Dail Hears Call for Church Assets to Be Seized If Religious Orders Refuse to Pay for Abuse
By Senan Molony
January 13, 2021
Seizure of Catholic Church assets by the State is being mooted in the Dail as a possible resort if its bodies will not pay compensation to the survivors of Mother and Baby Homes.
The religious orders of the Catholic Church must make appropriate contribution to the victims in atonement this time around, the Dail was told by various TDs.
Former FF Minister Michael Woods agreed a ˆ120m gesture from the Church nearly 20 years ago after earlier reports of institutional abuse — but most of the commitment was reneged upon.
“We need to ensure this time round, that those religious institutions make their contribution,” said Labour Party leader Alan Kelly.
“If they don’t make their contribution, we will pass legislation — I will draft it myself — to ensure that we can take their assets to ensure that they make that contribution.
“We cannot go through what happened in this country before, in relation to them not making their contribution this time around.”
Children’s Minister Roderic O’Gorman repeated to the House that he had written to the religious orders involved. pointing out the need for a financial contribution to the Government’s intended “restorative justice” scheme for survivors, asking also for an early meeting.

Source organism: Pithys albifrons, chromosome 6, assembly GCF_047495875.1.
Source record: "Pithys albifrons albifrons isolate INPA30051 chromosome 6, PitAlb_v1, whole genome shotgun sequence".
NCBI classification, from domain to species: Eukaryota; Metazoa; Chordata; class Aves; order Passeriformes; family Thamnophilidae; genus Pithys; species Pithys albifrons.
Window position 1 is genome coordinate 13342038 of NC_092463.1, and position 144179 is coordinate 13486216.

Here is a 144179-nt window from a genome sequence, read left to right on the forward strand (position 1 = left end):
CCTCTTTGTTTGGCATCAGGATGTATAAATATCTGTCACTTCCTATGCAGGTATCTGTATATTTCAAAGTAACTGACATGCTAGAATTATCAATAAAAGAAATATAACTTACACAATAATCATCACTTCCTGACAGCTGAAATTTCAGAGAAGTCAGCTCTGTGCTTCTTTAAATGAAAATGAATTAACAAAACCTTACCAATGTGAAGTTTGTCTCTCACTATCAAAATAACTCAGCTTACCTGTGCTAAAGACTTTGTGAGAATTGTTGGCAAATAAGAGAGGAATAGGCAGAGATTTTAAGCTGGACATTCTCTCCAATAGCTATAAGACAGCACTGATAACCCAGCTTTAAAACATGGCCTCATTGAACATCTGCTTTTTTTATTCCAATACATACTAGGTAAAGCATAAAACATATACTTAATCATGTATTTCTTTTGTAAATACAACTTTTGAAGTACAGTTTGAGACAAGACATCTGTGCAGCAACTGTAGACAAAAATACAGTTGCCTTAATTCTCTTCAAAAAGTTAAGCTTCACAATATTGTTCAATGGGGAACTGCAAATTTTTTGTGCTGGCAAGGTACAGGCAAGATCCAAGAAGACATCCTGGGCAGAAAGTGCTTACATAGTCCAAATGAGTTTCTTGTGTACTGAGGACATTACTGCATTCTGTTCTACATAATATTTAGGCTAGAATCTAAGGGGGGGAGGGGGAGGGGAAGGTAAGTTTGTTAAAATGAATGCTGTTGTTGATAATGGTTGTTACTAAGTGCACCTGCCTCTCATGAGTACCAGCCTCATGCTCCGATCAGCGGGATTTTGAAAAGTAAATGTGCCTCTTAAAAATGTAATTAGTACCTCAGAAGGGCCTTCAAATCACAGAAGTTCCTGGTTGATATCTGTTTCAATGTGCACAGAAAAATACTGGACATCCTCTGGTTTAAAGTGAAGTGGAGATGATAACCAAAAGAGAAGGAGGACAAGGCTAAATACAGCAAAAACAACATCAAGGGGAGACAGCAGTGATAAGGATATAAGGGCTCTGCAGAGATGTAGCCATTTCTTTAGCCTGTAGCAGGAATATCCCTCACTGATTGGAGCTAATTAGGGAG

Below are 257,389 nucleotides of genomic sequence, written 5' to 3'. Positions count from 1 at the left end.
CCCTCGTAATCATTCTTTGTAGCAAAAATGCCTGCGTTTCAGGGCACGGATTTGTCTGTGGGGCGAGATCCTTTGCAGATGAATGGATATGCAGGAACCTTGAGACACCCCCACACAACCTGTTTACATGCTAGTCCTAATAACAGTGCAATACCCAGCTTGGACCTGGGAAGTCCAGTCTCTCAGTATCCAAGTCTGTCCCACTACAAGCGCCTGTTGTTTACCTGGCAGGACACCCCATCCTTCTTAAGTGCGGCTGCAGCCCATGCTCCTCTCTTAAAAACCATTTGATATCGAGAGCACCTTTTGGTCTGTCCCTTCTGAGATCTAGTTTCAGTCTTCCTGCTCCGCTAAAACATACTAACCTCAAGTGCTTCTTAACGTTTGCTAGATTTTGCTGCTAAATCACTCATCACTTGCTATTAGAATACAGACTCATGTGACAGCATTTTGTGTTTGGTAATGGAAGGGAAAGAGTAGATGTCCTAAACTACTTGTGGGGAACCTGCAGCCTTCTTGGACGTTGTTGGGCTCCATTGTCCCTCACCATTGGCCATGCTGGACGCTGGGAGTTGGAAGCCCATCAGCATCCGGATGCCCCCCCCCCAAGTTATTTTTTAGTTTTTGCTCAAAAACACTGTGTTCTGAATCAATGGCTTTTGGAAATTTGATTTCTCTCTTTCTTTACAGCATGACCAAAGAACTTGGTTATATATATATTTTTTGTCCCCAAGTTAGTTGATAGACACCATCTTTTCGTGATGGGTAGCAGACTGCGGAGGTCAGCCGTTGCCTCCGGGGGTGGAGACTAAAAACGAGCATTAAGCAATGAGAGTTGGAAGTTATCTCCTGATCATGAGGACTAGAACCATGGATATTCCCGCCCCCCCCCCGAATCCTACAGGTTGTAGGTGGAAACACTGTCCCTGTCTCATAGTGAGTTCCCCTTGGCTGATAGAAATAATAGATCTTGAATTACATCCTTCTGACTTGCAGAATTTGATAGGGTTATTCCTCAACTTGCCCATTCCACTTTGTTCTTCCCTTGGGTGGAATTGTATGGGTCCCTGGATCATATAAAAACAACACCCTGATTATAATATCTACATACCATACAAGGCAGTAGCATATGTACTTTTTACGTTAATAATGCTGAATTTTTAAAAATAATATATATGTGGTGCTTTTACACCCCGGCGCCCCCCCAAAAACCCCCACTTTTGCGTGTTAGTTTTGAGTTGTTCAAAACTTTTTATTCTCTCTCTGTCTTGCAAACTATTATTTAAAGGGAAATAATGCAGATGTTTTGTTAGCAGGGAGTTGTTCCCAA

He said the Government intended to have a redress scheme in place by April. It would “represent the State,seeking to start the process of rebuilding a relationship with those that it has so badly let down.”
He added however: “I hope and I believe that is essential that the religious congregations, charitable organisations and Catholic and Church of Ireland primates will also begin the work of rebuilding trust, both in terms of apologies to mothers and adoptees — but also in terms of concrete measures like contribution to the restorative recognition funds and making institutional papers available.”
Tanaiste and Fine Gael leader Leo Varadkar said: “It is late in the day, but now is our opportunity to make restitution on behalf of the generations that preceded us.
“The means by which we do so should be guided by the men and women who survived these institutions. They should be given time to read and reflect on the report and they should inform us as to the next steps.”
But the Commission had pointed the way in its recommendations, he said, meaning a formal State apology, appropriate memorialisation, better access to health services, counselling and housing, access to records and information, including birth certificates and medical records, financial recognition, a repository to archive all documents relating to residential institutions, and assistance with advocacy.
Mr Varadkar added: “We should not forget the survivors now living overseas and in Northern Ireland, where inquiries are less advanced.
“This report teaches us that when good people believe bad things about others then terrible actions can be rationalised away.
“There are lessons here for us as a society and a State today. A meaningful response has to go beyond denouncing the horrors of the past from the safety of the present.”